This old promotional film of our area reeks of the inter-war period. I include it here because of the boats and fishing techniques, but I'm also charmed by the style of the period.
Friday, September 25, 2015
Wednesday, September 23, 2015
We are going to call him Keith after my father. I always regret becoming close to predators, because I know that the things they fancy and lust after as menu items are also lovely small creatures that I like to spend time with. Some of my best friends may end up as his lunch.
Don't get me wrong. He's not called Keith because my dad was some kind of predator. That Keith was a giver, and a life-time solver of people's problems, but the thing that is pertinent here is that he was a morning whistler. One of those positive, enthusiastic souls for whom the morning was a cause for celebration and optimism. The sun had risen again, and that is enough to be happy. What a glorious thing it was to hear him whistle through his shower and shave, tunefully making his way back to the wardrobe in his short pyjamas. I fail both the whistling and the pyjama tests.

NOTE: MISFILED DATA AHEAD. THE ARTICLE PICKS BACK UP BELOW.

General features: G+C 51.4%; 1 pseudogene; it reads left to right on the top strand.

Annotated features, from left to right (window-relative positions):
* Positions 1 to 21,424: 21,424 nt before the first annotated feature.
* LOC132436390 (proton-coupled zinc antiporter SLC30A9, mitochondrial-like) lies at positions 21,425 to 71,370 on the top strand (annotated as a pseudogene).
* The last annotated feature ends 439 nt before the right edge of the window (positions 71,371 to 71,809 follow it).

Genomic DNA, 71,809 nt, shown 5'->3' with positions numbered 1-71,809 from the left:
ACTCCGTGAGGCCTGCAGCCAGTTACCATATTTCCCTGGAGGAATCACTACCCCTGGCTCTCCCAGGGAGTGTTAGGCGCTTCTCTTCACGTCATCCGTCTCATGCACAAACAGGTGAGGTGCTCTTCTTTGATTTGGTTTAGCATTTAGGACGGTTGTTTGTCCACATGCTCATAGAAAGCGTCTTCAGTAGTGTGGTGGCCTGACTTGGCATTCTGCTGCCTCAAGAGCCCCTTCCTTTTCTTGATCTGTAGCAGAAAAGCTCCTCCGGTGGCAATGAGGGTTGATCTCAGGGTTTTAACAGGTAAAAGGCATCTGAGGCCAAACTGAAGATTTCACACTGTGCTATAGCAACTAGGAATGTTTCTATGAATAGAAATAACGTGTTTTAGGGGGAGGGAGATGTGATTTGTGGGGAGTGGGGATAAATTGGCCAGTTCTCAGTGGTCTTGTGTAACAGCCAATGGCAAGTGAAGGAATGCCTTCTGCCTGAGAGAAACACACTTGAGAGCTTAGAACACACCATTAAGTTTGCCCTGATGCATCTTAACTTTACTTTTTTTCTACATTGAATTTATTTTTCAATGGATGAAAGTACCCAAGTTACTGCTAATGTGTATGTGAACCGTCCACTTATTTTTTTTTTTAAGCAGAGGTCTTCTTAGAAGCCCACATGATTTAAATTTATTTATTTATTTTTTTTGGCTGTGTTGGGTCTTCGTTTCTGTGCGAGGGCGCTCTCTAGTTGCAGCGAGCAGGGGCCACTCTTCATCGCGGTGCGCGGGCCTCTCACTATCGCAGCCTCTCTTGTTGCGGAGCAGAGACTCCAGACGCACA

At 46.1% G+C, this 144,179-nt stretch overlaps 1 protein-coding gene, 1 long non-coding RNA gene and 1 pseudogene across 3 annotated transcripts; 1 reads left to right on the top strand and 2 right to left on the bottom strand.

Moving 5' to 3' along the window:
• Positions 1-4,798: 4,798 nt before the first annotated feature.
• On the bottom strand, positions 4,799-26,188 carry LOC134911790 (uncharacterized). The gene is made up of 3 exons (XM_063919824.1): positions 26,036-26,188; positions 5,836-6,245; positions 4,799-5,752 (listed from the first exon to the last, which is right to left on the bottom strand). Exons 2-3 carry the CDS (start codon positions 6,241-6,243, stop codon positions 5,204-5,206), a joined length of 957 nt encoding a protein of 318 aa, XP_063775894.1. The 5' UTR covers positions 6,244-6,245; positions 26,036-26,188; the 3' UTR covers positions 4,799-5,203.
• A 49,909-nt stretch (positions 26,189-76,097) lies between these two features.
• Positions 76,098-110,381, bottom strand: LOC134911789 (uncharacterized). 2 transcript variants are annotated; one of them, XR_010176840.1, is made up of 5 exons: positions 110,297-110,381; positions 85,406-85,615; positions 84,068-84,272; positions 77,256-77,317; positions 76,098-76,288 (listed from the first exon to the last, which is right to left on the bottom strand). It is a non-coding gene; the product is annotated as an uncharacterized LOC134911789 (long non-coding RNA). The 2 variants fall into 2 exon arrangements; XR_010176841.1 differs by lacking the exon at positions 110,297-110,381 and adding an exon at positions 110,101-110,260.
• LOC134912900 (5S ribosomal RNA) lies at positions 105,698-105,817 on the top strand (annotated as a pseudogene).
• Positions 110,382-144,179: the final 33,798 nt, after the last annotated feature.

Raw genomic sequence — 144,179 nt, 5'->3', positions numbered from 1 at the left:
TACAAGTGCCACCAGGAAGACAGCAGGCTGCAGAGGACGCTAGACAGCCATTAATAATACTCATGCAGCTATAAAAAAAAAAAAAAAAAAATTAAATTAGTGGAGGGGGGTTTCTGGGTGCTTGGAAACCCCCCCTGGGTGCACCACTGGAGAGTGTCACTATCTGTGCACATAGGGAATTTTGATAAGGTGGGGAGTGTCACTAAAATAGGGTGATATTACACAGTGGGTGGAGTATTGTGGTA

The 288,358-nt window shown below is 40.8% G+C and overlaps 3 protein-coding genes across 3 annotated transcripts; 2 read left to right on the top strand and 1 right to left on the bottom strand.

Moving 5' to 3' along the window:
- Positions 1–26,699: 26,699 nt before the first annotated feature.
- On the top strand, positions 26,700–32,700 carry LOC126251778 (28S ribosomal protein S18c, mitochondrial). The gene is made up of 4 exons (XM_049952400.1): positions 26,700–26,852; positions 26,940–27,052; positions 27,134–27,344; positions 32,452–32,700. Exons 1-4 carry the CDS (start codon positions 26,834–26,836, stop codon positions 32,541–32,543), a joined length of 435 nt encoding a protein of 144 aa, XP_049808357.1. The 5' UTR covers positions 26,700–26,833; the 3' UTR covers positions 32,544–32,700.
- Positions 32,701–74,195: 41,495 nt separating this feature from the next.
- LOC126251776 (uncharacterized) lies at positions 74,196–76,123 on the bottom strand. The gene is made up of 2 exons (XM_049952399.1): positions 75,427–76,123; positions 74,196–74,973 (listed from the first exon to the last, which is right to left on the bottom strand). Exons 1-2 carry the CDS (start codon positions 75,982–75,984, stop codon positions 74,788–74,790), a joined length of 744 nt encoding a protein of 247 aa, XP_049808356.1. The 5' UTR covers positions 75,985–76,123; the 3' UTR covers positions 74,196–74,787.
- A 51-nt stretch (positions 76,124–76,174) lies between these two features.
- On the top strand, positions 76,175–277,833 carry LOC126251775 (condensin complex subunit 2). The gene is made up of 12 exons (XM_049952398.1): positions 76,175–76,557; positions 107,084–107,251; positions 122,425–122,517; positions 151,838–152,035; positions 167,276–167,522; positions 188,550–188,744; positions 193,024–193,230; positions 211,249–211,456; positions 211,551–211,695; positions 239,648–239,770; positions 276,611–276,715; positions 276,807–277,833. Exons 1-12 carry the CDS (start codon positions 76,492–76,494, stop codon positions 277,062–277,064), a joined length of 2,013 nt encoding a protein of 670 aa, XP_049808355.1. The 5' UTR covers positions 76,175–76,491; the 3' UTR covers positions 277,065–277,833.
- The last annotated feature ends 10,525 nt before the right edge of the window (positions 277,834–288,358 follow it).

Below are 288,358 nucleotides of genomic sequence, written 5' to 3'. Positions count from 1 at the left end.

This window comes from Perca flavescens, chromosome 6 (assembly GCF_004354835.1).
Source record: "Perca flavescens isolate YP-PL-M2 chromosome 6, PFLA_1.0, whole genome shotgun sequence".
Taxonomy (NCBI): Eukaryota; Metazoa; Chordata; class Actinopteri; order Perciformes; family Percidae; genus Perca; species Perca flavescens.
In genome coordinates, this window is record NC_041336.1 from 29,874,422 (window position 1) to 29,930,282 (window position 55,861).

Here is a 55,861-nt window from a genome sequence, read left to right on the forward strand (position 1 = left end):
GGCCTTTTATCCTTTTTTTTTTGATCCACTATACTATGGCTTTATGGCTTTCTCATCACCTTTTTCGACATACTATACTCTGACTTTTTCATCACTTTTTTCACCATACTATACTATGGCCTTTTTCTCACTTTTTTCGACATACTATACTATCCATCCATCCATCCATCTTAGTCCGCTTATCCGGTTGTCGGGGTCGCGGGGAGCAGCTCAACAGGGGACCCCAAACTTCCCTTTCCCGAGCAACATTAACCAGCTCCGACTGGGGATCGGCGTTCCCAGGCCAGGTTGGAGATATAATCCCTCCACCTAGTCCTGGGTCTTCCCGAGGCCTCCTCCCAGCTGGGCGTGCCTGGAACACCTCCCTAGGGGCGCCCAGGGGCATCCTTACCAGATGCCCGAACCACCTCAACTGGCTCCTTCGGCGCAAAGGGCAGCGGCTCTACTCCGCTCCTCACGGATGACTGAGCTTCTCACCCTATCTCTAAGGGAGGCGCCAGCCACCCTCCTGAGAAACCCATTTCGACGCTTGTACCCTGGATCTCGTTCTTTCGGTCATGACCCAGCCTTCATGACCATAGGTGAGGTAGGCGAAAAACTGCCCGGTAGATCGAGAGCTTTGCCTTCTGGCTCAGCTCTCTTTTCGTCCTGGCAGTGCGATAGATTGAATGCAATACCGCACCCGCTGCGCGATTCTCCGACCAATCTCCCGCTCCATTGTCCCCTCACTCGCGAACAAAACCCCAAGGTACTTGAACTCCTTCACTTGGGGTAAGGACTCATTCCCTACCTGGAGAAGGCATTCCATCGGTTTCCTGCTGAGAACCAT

But the relationship between Keiths is even deeper. The one, pictured and I mimmick each other's call, and I'm almost certain that I can convince him to sing 'Some Enchanted Evening" eventually, but he keeps beginning in the wrong key. We are moving forward and the tunes are relentlessly positive in a 'King and I' popular-musical-sort of way, like the things my dad used to whistle.
So Im naturally drawn to this bird, and he is causing me to whistle, and that causes me to remember my beautiful father, and that causes me to write this post.
So I continue to have confused and passionate relationships with predators and carnivors (like me) even though I believe that in a perfect world, we could all be fallen fruit and seed eaters....I just don't feel optimistic that I can convince this Keith about all the moral arguments that I would love to adopt if I were to become a better soul. But I'm working on his tunes. And he is connecting me with that bit of my father that was unfailingly optimistic despite his understanding of our limitations as humans.
I don't know if he ever understood that despite my turning away from many of the nineteenth Century religious paradigms that he held dearly, he was responsible for my on-going romantic idealism- that feeling that we can all do everything a little bit better if we give it some honest consideration.
Oh, and the bird? He is a grey butcher bird. Along with a clutch of King Parrots, Crimson Rosellas, Common Bronze-Wings, Magpies, Kookaburras, Rainbow Lorikeets, Pink Galahs, Wattlebirds, Honey-Eaters and Blue Fairy Wrens (amongst others) he is a beautiful part of the reason I'm enjoying being here, now.